Getting students to talk

It shouldn’t be a secret that I am no fan of textbooks.  However, a textbook is what most districts have, and mine is no different.  Most of the language teachers in the district follow the textbook, and I must ensure that my students will be prepared to move to the next level with a teacher who will be using the textbook.  Over the span of many years, I have devised a way to incorporate most of the vocabulary in the textbook and most of the grammatical concepts taught (but not necessarily in the order that the text presents them), so that my students will not be at a disadvantage when moving on.  On the other hand, we do not use the physical book at all; I don’t even give the textbooks out at the beginning of the year.  My focus is on getting my students to talk, and talk, and talk some more.  This essential part of communication is my primary focus in Spanish III, and I use all kinds of methods to achieve my goal.  In this post I am going to highlight some of the activities that I used this past year.  According to my textbook outline, this was the “travel” unit, with two long lists of “travel” vocabulary (with several words that refer to things that the students will never use, such as cheques de viajero or cabina telefónica).  The grammatical concepts included “reviewing preterite and imperfect”, and beginning the present subjunctive with verbs of wishing, desire, recommending, etc (essentially querer, preferir, esperar, sugerir, aconsejar, recomendar). I added many, many songs, including songs that highlight the subjunctive.  We also worked with maps and geography, and this year I was able to do this repeatedly due to our new laptop carts that allow each student access to a laptop.  Students moved at their own pace, moving on when they felt they were ready to advance a level.   Here are some of the links that my students used to practice

At this point, it may help to describe the physical setup of my classroom.  I have my desks in two  “u” formations,  an inner “u” and an outer “u”, so that I can have partners behind/in front, to the left or to the right, and my personal favorite, the “moving u”, when the students in the outer “u” slide to the seat to the left every 30 seconds to 2 minutes so that there is always a new partner.  While I think it is important for students to work with classmates with whom they are comfortable, I believe that it is equally important for them to work with everyone (or they would elect to work with the same people each time).  The “moving u” assures me that weaker students work with stronger students, that girls work with boys and that friends do not become dependent on the stronger friend (language wise) to accomplish the work. With all of the oral communicative practice that my students do, I almost always have them changing partners frequently.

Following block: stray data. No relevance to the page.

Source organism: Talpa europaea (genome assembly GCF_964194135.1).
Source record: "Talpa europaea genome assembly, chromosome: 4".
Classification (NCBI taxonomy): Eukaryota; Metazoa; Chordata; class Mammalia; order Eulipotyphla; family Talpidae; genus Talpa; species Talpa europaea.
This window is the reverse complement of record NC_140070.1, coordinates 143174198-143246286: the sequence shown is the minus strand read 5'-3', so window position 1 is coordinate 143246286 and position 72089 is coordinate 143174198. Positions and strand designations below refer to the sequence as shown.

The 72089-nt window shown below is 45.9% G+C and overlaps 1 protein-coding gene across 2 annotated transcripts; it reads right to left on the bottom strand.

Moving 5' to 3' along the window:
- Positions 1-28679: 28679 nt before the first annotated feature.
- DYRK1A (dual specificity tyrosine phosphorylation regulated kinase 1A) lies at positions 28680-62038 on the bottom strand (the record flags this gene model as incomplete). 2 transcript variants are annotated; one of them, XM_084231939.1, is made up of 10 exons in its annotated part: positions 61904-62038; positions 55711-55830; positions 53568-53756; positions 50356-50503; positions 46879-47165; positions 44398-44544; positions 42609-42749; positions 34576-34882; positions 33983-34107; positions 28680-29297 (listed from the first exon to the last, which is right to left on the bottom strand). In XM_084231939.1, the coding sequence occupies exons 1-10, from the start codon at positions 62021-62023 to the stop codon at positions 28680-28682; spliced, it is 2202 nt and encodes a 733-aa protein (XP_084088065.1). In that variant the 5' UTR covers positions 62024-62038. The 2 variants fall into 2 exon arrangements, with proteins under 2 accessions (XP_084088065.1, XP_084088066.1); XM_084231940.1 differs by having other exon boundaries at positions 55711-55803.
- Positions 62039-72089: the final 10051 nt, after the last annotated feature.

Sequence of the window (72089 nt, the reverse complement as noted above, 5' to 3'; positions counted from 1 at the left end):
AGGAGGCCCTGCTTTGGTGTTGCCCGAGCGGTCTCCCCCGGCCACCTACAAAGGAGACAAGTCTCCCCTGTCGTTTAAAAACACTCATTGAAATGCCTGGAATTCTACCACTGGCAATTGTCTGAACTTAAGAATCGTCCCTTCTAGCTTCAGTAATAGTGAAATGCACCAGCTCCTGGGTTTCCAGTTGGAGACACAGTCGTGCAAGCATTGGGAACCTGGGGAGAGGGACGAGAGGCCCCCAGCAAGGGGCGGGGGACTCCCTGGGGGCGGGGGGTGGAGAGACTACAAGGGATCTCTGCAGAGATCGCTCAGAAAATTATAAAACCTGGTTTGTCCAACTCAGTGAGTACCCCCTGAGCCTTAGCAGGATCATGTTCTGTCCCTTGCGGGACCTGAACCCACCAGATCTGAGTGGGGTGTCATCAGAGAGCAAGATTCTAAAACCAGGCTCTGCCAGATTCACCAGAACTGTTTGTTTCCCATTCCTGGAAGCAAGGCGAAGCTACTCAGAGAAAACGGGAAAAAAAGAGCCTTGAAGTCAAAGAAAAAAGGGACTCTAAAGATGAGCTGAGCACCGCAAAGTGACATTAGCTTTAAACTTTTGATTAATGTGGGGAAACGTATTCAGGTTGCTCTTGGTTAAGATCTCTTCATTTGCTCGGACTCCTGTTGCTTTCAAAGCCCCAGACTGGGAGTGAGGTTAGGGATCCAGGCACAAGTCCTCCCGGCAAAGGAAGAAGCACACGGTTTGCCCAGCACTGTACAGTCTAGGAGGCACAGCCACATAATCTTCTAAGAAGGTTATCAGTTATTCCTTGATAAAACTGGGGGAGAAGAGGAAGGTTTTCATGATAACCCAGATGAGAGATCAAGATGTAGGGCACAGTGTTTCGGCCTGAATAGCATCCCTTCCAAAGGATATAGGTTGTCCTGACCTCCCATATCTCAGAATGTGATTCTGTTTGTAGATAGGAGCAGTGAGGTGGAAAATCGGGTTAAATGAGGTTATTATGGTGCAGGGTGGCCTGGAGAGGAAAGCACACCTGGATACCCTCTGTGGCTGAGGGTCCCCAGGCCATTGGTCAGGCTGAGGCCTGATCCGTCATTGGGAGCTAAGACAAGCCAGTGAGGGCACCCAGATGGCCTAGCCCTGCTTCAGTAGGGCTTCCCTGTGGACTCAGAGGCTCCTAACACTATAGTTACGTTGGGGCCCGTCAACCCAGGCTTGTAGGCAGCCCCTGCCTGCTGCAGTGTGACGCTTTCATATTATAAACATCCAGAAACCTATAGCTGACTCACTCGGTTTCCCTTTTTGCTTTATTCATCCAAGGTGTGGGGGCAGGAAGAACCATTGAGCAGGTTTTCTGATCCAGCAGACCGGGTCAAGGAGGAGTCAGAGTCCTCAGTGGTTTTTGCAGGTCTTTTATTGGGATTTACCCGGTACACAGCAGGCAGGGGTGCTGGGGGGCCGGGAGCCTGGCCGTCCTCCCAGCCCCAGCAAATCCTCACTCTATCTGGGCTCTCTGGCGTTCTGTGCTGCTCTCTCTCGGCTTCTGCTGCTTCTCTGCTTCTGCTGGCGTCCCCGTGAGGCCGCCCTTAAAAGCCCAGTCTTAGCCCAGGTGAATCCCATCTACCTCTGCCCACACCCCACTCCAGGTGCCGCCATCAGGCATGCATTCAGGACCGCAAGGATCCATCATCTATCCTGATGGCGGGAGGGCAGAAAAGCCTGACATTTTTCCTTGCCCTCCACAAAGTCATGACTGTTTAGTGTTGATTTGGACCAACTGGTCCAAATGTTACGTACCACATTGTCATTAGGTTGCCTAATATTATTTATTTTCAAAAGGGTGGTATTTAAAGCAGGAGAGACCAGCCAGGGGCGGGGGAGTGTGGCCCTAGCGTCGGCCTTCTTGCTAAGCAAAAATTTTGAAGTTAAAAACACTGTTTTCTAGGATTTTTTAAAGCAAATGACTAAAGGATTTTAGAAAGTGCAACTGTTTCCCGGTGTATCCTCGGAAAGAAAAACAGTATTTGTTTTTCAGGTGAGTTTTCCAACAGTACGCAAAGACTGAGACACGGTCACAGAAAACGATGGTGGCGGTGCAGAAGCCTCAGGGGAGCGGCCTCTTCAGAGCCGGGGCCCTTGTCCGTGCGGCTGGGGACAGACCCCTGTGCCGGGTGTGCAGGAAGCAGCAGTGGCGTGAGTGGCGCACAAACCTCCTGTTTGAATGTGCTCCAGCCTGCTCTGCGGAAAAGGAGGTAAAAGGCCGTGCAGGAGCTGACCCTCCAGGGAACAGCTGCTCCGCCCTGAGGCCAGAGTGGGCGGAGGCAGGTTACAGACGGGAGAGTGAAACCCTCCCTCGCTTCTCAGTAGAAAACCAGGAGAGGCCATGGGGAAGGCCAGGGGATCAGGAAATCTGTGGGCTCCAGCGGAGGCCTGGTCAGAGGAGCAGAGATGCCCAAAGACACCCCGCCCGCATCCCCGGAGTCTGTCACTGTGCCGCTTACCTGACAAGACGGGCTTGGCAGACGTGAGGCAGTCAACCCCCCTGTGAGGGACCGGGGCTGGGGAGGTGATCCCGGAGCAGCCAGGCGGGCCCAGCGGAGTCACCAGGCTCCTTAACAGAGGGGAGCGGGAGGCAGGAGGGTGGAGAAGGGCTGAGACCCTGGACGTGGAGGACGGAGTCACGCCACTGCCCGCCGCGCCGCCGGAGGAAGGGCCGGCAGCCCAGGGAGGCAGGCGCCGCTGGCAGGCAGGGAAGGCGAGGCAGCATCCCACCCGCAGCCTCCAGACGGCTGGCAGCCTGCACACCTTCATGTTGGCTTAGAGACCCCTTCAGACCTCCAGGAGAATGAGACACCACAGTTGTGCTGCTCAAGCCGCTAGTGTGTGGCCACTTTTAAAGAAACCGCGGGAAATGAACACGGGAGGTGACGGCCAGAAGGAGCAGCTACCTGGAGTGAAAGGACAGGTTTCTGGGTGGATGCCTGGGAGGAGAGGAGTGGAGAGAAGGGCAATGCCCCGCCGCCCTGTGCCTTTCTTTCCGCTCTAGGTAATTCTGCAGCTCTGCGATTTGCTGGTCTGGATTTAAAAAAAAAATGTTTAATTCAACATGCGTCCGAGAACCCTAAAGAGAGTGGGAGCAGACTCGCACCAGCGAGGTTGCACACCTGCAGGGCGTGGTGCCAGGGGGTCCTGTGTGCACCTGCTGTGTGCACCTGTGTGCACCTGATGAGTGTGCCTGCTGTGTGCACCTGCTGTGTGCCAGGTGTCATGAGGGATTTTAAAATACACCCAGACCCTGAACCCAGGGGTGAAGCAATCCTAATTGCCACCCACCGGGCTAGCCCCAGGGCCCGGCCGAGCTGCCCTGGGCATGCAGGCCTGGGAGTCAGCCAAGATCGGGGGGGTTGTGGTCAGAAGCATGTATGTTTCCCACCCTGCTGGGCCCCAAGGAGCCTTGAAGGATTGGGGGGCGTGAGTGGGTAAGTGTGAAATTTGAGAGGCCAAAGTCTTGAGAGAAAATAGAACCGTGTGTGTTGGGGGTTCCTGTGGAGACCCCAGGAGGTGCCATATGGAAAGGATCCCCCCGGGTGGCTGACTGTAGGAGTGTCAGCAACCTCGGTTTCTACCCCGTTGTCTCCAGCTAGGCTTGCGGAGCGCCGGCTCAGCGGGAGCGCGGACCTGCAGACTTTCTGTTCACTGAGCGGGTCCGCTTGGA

Looking back at my lesson plans for this chapter (Chapter 10) from this past year, here are some of the activities that I used to get my students to talk.  One of the first things that I had students do with a partner was to describe, in Spanish, what the typical tourist looks like.  I then showed them some images of a turista and had them describe the tourist to their partner. After listing additional vocabulary on the board (some that were in the official list for the chapter and other words that were at student request), I had each student draw a tourist.  The next day, they first described the their picture to a partner, then they described the picture of their partner (exchanging partners several times).

Since travel involves eating (Chapter 7) and clothes (Chapter 8),  weather and places (Chapter 9), we did some review conversation with those topics as well as a preliminary conversation about travel desires: After working with a partner, I would take a volunteer to sit in the “Hot Seat” in front of the classroom and the class would then ask that one student questions related to that days conversation topic.  I only allow 4 minutes for this and I keep track of each student who asks a question.  Participation points are given for this activity, with the person in the “Silla Caliente” always receiving an A (assuming that every effort has been made to answer the questions).

After reviewing clothes, we also did a suitcase activity one day.  In groups of four, I gave them a large piece of paper on which I had drawn an open suitcase.  I gave each group a list of items (specific quantities, colors, etc) that had to be drawn in the suitcase.  Each student was given two colors and they were responsible for drawing all of the items that were listed as their color.  Students then had to talk about the items in the suitcase and say how/when each item would be used or would be necessary.